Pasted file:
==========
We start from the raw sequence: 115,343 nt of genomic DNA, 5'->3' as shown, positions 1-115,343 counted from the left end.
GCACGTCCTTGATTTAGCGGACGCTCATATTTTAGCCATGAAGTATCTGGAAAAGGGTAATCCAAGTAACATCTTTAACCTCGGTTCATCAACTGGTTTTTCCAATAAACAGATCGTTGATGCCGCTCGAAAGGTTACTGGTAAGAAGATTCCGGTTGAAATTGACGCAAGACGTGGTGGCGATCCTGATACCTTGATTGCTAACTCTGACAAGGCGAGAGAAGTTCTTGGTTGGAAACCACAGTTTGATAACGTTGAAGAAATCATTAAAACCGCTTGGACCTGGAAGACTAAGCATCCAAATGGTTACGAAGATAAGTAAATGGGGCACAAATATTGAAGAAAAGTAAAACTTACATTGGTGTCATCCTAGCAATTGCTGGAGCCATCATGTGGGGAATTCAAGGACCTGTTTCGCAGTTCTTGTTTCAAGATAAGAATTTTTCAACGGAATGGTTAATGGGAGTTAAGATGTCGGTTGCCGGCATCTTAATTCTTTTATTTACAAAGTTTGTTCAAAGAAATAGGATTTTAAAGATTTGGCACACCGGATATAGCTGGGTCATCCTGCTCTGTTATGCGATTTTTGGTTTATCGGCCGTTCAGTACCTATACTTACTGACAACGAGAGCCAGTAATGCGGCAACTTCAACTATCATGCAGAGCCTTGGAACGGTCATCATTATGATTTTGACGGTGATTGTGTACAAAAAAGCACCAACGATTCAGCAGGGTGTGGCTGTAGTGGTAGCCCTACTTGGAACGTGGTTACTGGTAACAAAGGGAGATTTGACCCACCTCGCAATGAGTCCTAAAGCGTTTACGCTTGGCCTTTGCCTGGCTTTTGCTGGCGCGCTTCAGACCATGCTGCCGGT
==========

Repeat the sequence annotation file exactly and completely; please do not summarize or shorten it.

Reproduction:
We start from the raw sequence: 115,343 nt of genomic DNA, 5'->3' as shown, positions 1-115,343 counted from the left end.
GCACGTCCTTGATTTAGCGGACGCTCATATTTTAGCCATGAAGTATCTGGAAAAGGGTAATCCAAGTAACATCTTTAACCTCGGTTCATCAACTGGTTTTTCCAATAAACAGATCGTTGATGCCGCTCGAAAGGTTACTGGTAAGAAGATTCCGGTTGAAATTGACGCAAGACGTGGTGGCGATCCTGATACCTTGATTGCTAACTCTGACAAGGCGAGAGAAGTTCTTGGTTGGAAACCACAGTTTGATAACGTTGAAGAAATCATTAAAACCGCTTGGACCTGGAAGACTAAGCATCCAAATGGTTACGAAGATAAGTAAATGGGGCACAAATATTGAAGAAAAGTAAAACTTACATTGGTGTCATCCTAGCAATTGCTGGAGCCATCATGTGGGGAATTCAAGGACCTGTTTCGCAGTTCTTGTTTCAAGATAAGAATTTTTCAACGGAATGGTTAATGGGAGTTAAGATGTCGGTTGCCGGCATCTTAATTCTTTTATTTACAAAGTTTGTTCAAAGAAATAGGATTTTAAAGATTTGGCACACCGGATATAGCTGGGTCATCCTGCTCTGTTATGCGATTTTTGGTTTATCGGCCGTTCAGTACCTATACTTACTGACAACGAGAGCCAGTAATGCGGCAACTTCAACTATCATGCAGAGCCTTGGAACGGTCATCATTATGATTTTGACGGTGATTGTGTACAAAAAAGCACCAACGATTCAGCAGGGTGTGGCTGTAGTGGTAGCCCTACTTGGAACGTGGTTACTGGTAACAAAGGGAGATTTGACCCACCTCGCAATGAGTCCTAAAGCGTTTACGCTTGGCCTTTGCCTGGCTTTTGCTGGCGCGCTTCAGACCATGCTGCCGGT